• King Shit of Fuck Mountain
    • King Shit of Fuck Mountain
      • Tyreeling In The Years

        Tony Laureano is an animal on this album. Some of the best drumming I’ve ever heard.

        • King Shit of Fuck Mountain

          Did you notice my comparison, though? And yes Laureano is a god.

          • Tyreeling In The Years

            Oh wow! I do now. Total riff rip off.

          • King Shit of Fuck Mountain

            True.

      • Stanley

        I wonder if they mentioned Candlemass in the liner notes or if they claimed the writing credits for this. Hail Messiah!

        • King Shit of Fuck Mountain

          To my knowledge, no. People were a little upset at the time.

          • Stanley

            And so they should be. Especially Leif. Blatant rip off right there.

          • King Shit of Fuck Mountain

            Yup, check out my other one, with Flower Travellin’ Band and Marduk. Blatant again.

          • Stanley

            Same riff.

          • King Shit of Fuck Mountain

            Yup, precisely.

          • Dr. Dubz

            Didn’t Metallica say they ripped the machine gun riff in One off of a Venom song?

          • King Shit of Fuck Mountain

            Given my undying love for Venom, I can’t recall there being a part like that, unless I’m spacing something.

          • Dr. Dubz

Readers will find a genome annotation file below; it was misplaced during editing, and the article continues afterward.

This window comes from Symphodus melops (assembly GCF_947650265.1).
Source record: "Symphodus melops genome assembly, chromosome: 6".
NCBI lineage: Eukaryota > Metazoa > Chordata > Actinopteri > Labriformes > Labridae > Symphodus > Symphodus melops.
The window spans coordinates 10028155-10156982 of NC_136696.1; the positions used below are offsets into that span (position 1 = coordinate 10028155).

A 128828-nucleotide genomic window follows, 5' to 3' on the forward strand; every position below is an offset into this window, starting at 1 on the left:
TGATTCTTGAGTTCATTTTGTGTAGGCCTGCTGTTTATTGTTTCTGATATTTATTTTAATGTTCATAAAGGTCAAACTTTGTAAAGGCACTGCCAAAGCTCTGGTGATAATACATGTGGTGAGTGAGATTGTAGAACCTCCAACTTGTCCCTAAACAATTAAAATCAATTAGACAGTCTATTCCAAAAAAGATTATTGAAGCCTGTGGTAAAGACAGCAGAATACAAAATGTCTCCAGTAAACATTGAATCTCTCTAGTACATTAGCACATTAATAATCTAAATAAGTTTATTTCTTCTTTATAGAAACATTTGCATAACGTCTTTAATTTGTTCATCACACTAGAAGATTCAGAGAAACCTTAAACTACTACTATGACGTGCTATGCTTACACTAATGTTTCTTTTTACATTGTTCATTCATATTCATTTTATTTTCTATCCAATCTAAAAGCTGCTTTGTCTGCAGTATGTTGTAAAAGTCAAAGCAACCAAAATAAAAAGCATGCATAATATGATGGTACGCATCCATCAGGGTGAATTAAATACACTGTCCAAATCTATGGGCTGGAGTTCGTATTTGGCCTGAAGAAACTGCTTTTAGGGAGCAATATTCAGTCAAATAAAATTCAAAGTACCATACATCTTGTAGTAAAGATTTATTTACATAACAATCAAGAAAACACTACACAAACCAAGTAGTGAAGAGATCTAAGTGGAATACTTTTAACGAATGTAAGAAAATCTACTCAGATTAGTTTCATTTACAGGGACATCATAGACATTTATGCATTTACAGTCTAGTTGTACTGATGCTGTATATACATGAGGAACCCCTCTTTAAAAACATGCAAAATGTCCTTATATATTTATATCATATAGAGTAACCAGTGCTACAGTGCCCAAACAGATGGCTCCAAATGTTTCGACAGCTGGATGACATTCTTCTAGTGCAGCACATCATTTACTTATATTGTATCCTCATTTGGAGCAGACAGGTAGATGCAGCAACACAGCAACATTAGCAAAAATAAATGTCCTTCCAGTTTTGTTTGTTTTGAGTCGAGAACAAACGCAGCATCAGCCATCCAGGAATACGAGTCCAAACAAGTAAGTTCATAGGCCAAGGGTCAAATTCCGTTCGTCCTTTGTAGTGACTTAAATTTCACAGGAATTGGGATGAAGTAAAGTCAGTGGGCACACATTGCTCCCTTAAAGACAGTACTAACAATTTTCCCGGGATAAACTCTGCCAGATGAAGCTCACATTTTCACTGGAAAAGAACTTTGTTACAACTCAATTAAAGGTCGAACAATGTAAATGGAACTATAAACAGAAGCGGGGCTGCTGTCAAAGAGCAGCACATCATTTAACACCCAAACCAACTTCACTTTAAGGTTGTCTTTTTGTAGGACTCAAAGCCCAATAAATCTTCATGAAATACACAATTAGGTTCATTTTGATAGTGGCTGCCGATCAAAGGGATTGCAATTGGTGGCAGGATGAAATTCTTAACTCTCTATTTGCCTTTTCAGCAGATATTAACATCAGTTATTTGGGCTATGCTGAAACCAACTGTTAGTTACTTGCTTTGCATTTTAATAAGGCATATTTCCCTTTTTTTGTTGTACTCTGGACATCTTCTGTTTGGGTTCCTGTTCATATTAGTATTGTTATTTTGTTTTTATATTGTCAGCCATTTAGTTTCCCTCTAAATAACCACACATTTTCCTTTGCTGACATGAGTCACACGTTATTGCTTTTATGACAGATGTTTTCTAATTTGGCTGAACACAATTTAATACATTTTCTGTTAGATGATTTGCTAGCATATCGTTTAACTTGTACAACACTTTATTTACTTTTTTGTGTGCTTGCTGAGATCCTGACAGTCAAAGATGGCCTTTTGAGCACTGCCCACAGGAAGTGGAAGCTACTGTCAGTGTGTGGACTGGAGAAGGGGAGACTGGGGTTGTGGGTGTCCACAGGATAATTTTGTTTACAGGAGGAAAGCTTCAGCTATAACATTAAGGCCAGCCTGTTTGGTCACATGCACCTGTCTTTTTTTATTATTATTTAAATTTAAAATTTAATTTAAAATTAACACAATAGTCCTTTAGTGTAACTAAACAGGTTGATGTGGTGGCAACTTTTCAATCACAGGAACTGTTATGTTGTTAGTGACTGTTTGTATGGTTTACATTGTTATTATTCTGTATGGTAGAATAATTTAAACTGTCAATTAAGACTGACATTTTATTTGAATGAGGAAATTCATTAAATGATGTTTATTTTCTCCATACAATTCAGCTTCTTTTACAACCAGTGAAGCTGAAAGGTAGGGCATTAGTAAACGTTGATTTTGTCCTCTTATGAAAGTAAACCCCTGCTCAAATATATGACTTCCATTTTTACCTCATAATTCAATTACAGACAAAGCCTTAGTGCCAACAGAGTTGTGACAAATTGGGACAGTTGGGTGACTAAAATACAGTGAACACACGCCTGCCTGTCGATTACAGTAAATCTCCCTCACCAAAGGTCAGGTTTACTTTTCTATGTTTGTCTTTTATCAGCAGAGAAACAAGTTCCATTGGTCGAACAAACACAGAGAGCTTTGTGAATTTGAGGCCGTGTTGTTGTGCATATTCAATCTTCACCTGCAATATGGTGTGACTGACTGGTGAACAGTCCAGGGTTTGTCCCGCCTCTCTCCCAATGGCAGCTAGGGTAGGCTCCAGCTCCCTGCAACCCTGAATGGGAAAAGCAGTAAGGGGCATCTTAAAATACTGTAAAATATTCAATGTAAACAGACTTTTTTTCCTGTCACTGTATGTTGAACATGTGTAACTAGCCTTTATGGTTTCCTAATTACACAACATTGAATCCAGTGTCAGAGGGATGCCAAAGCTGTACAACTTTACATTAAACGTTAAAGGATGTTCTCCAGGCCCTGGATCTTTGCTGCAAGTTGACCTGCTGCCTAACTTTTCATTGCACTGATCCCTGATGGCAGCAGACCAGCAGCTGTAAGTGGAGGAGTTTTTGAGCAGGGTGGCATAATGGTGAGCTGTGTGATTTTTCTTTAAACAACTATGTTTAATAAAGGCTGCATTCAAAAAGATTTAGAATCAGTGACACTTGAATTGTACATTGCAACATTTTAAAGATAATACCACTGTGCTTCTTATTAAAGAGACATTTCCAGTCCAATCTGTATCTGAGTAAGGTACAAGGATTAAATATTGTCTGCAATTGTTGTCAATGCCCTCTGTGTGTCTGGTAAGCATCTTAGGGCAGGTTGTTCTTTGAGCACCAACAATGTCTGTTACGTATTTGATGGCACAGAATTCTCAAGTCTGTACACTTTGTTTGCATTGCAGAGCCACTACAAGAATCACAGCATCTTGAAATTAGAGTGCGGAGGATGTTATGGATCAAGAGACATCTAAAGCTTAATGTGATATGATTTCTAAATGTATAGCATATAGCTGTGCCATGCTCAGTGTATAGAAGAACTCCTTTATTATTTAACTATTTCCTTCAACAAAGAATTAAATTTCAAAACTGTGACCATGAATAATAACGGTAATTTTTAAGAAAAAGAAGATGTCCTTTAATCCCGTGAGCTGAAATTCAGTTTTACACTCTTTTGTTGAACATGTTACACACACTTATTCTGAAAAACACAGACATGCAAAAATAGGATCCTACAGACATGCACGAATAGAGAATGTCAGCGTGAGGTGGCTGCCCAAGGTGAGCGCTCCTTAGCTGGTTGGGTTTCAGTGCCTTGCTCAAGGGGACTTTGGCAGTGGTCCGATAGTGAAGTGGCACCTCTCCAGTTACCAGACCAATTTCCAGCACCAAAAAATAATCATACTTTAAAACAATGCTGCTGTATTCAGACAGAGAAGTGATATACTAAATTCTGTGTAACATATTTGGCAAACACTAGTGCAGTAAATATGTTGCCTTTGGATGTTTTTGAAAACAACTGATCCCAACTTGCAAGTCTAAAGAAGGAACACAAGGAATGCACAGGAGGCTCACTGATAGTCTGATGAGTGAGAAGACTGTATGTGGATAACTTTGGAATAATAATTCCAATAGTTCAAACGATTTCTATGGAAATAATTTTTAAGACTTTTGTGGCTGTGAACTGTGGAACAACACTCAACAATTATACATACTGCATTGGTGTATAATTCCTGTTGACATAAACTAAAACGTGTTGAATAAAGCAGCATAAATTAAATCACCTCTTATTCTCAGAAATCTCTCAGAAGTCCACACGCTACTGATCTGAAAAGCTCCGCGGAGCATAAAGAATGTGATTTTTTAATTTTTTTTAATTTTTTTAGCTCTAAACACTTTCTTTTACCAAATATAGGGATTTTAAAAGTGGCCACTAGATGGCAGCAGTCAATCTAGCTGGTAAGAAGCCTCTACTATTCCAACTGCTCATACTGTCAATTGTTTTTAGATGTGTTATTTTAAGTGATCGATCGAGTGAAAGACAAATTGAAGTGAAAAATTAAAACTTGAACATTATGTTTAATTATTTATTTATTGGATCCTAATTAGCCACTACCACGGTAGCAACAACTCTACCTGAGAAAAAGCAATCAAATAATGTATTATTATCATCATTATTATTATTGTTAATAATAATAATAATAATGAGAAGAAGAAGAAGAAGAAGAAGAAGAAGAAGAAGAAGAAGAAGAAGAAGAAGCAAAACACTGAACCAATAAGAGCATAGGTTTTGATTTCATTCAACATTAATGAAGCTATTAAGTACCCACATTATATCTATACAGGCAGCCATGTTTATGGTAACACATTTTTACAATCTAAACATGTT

Hmm. Let me do some digging.

          • King Shit of Fuck Mountain

            Let me know what you find, I’m a little interested.

          • Dr. Dubz

            Ah, this is from wikipedia:”I had been fiddling around with that B-G modulation for a long time. The idea for the opening came from a Venom song called “Buried Alive”. The kick drum machine-gun part near the end wasn’t written with the war lyrics in mind, it just came out that way. We started that album with Mike Clinkas producer. He didn’t work out so well, so we got Flemming to come over and save our asses.”

            My memory was off. I guess it was the opening riff.

          • King Shit of Fuck Mountain

            Hmmmmm, interesting.

  • Tyreeling In The Years

    Drink beer. Make noise that no one cares about. Tour and don’t make money. Drink more beer. Play fast. Eat shitty fast food. Poop a lot. Be hungover a lot. Don’t change your clothes. Pass out. Do it again. And…

    Fuck this BRO with a razorblade dildo.

    • CyberneticOrganism

      *applause*

      • sweetooth0

        Good thing about grind is everybody pretty much acknowledges that they’re all stealing each others shit. I’m pretty sure Regurgitate straight up say it in their booklet “thanks to all the bands we stole riffs from, you know who you are”, and Stevo yells out the bands he’s “borrowed” from right in his songs (Master!). If grind starts getting litigious that’s when I stop listening.

        • Tyreeling In The Years

          It fucking grind dude. No fucks given. That’s why I love to play it.

        • Rubber Balls And Liquor